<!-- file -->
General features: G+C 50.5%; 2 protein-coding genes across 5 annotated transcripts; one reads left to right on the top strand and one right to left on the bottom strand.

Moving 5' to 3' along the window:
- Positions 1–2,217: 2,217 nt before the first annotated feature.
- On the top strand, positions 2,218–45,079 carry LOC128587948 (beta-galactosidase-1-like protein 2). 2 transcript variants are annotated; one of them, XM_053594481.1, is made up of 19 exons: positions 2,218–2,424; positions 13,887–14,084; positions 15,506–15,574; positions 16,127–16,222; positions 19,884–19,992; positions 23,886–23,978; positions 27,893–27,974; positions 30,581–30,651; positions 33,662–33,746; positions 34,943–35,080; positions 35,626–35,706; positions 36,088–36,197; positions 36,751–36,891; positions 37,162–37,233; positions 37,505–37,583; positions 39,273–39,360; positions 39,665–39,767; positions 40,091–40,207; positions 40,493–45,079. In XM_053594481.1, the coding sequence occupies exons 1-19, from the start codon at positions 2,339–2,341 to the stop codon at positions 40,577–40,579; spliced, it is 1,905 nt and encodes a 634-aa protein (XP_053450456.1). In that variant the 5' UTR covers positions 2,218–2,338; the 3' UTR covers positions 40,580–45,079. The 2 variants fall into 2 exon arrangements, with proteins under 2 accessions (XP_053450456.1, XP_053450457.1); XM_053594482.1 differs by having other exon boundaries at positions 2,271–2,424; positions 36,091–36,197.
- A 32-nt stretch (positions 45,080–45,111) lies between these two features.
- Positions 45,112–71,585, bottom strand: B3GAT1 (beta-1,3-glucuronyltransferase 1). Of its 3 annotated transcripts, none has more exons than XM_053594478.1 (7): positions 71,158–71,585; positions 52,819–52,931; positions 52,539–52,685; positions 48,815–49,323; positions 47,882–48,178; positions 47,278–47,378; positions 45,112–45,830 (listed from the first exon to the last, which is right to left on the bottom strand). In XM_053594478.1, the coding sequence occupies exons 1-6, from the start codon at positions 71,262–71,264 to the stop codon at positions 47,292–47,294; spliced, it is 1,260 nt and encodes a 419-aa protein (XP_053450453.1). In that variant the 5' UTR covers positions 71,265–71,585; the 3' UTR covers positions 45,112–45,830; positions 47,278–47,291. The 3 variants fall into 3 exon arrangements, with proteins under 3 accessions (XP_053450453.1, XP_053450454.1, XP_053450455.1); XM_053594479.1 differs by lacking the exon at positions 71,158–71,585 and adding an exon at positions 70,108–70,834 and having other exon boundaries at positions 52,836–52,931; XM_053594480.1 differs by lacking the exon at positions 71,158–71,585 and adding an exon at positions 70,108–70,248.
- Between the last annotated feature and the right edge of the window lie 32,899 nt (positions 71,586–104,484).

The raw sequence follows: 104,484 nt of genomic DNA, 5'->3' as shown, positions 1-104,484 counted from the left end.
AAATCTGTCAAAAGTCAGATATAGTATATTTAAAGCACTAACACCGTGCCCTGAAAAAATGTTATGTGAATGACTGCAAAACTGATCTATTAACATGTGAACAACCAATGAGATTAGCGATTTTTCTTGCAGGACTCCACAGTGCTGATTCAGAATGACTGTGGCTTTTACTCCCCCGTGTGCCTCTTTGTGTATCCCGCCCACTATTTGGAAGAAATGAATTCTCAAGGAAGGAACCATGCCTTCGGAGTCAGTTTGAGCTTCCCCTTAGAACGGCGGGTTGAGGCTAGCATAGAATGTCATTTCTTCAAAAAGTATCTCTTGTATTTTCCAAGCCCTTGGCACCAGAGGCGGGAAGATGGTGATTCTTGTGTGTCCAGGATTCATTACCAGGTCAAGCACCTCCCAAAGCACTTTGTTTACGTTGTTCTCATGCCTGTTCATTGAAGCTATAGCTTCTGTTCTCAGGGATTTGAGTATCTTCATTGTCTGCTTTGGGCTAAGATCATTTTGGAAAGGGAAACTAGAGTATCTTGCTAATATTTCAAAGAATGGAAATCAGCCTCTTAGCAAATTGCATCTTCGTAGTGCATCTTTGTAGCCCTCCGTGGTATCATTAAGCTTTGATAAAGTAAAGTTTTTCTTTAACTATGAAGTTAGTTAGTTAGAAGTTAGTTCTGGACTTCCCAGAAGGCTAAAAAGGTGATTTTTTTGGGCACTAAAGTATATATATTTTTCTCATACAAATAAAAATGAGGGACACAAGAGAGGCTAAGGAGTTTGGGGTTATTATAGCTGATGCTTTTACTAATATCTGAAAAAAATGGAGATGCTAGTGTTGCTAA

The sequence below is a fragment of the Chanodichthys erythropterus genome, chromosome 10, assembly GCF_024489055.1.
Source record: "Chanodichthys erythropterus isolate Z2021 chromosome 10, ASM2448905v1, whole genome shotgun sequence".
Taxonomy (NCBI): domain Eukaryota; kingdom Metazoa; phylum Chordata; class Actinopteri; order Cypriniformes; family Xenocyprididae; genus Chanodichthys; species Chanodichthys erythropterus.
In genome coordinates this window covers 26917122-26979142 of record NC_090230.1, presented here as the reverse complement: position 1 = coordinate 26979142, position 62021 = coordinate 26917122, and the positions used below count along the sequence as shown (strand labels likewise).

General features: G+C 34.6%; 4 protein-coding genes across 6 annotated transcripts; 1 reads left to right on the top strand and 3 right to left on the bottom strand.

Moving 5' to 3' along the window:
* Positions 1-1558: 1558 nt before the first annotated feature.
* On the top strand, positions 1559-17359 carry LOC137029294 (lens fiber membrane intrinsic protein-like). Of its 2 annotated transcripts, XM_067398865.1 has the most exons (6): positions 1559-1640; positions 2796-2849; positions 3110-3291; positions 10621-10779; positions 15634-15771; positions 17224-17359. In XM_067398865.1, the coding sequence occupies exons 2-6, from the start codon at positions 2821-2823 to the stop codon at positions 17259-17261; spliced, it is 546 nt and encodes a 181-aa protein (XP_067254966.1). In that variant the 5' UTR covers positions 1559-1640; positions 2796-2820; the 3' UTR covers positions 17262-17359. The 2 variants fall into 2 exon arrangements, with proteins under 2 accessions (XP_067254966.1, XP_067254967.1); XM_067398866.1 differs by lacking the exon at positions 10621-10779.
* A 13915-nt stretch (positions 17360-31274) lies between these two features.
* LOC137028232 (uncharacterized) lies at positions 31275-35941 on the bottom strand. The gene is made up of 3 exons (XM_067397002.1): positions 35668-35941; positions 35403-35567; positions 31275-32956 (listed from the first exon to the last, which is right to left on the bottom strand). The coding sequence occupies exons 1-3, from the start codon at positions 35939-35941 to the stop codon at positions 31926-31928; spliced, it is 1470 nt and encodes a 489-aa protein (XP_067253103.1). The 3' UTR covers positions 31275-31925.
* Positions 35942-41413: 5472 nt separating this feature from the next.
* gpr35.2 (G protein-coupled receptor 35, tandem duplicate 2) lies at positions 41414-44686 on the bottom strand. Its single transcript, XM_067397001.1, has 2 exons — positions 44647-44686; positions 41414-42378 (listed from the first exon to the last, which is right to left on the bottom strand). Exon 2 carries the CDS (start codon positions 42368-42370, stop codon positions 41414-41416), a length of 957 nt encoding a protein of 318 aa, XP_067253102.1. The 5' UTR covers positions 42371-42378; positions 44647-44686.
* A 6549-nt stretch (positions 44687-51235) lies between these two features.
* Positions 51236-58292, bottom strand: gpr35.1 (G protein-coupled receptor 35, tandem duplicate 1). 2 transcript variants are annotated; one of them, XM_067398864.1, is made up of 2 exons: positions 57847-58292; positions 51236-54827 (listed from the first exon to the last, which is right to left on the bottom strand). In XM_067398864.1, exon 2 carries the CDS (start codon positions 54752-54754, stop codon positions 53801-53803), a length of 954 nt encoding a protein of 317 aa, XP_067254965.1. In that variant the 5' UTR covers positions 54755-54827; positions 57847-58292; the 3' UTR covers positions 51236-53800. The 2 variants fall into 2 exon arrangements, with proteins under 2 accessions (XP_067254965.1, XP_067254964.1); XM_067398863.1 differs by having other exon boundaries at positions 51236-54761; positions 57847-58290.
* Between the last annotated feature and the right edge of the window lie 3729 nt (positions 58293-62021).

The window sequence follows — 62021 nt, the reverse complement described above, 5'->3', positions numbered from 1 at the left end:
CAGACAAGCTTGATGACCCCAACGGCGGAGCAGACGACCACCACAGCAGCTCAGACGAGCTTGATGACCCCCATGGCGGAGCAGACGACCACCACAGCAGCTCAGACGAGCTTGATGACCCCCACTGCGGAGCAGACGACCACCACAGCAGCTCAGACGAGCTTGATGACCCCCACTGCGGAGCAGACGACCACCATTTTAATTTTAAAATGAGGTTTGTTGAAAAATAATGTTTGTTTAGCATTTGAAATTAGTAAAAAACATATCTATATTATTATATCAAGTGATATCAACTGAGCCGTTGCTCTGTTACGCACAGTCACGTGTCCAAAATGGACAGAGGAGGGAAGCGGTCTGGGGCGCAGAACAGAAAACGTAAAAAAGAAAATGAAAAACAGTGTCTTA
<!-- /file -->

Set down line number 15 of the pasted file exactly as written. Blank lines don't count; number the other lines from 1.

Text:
Moving 5' to 3' along the window: